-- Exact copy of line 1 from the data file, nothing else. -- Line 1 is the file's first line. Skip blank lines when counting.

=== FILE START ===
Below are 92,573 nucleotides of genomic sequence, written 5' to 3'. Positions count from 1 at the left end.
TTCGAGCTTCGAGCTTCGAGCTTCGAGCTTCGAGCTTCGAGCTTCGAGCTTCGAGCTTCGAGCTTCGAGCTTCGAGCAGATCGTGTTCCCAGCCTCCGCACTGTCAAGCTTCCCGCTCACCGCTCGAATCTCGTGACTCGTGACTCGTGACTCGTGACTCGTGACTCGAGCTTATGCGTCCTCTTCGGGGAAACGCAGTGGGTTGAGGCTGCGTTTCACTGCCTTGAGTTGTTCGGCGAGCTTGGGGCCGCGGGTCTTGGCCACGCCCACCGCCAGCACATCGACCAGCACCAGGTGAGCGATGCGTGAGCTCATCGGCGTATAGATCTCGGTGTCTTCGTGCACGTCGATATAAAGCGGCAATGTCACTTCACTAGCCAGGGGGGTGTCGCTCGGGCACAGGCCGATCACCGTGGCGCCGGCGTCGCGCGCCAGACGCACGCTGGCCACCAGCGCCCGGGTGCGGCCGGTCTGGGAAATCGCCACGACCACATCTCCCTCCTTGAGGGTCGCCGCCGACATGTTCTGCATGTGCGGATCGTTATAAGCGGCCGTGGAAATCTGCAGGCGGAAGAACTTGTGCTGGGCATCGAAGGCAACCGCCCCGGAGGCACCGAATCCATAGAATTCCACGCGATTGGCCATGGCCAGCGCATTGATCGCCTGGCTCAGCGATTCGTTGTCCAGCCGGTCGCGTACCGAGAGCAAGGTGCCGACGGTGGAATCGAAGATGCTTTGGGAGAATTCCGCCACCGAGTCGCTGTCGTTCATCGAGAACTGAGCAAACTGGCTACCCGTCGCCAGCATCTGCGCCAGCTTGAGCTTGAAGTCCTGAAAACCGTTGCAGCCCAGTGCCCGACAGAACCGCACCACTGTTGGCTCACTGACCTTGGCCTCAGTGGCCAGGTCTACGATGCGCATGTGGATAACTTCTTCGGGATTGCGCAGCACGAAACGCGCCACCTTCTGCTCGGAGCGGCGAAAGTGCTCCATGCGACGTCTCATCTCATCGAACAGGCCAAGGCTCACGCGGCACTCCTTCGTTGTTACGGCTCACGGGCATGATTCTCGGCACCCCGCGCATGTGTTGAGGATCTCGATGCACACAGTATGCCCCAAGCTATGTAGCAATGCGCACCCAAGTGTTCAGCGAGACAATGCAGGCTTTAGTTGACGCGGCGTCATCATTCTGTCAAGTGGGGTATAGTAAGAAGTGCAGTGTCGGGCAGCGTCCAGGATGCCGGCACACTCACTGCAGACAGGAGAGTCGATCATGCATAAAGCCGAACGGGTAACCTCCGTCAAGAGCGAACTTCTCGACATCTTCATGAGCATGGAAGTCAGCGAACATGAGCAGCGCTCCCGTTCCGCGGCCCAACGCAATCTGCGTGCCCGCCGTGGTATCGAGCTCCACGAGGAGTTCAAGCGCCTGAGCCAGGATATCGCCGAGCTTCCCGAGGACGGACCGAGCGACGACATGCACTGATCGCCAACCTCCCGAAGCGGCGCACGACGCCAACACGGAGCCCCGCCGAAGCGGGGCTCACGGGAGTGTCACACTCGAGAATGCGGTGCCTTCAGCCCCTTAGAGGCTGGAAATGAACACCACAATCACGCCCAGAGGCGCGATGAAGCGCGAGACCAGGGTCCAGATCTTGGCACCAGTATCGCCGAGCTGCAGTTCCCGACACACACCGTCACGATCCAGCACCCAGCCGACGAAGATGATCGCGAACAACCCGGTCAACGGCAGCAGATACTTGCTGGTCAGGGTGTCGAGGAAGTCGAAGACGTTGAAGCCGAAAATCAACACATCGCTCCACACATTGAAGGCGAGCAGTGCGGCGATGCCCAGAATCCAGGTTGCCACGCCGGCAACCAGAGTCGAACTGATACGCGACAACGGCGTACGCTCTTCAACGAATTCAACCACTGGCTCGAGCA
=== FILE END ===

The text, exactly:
Below are 92,573 nucleotides of genomic sequence, written 5' to 3'. Positions count from 1 at the left end.